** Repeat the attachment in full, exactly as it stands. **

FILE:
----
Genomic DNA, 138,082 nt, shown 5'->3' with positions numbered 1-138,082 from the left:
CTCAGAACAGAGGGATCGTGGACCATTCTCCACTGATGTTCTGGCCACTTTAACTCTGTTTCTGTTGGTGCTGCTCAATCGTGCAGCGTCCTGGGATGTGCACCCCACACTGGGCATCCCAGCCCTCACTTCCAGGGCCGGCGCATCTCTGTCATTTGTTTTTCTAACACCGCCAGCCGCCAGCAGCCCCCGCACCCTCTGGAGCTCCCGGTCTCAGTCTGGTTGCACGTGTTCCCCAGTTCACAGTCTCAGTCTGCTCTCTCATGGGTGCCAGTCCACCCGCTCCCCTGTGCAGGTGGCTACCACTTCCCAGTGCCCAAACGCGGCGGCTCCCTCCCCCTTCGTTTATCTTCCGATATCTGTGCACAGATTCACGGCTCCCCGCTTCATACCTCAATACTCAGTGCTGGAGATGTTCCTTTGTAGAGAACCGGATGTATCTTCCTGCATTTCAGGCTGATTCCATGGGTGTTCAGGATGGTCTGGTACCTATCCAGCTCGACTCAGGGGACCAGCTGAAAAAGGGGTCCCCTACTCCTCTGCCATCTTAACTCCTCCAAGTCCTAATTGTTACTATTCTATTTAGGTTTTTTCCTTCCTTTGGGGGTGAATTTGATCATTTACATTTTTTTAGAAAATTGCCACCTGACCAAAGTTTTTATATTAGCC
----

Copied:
Genomic DNA, 138,082 nt, shown 5'->3' with positions numbered 1-138,082 from the left:
CTCAGAACAGAGGGATCGTGGACCATTCTCCACTGATGTTCTGGCCACTTTAACTCTGTTTCTGTTGGTGCTGCTCAATCGTGCAGCGTCCTGGGATGTGCACCCCACACTGGGCATCCCAGCCCTCACTTCCAGGGCCGGCGCATCTCTGTCATTTGTTTTTCTAACACCGCCAGCCGCCAGCAGCCCCCGCACCCTCTGGAGCTCCCGGTCTCAGTCTGGTTGCACGTGTTCCCCAGTTCACAGTCTCAGTCTGCTCTCTCATGGGTGCCAGTCCACCCGCTCCCCTGTGCAGGTGGCTACCACTTCCCAGTGCCCAAACGCGGCGGCTCCCTCCCCCTTCGTTTATCTTCCGATATCTGTGCACAGATTCACGGCTCCCCGCTTCATACCTCAATACTCAGTGCTGGAGATGTTCCTTTGTAGAGAACCGGATGTATCTTCCTGCATTTCAGGCTGATTCCATGGGTGTTCAGGATGGTCTGGTACCTATCCAGCTCGACTCAGGGGACCAGCTGAAAAAGGGGTCCCCTACTCCTCTGCCATCTTAACTCCTCCAAGTCCTAATTGTTACTATTCTATTTAGGTTTTTTCCTTCCTTTGGGGGTGAATTTGATCATTTACATTTTTTTAGAAAATTGCCACCTGACCAAAGTTTTTATATTAGCC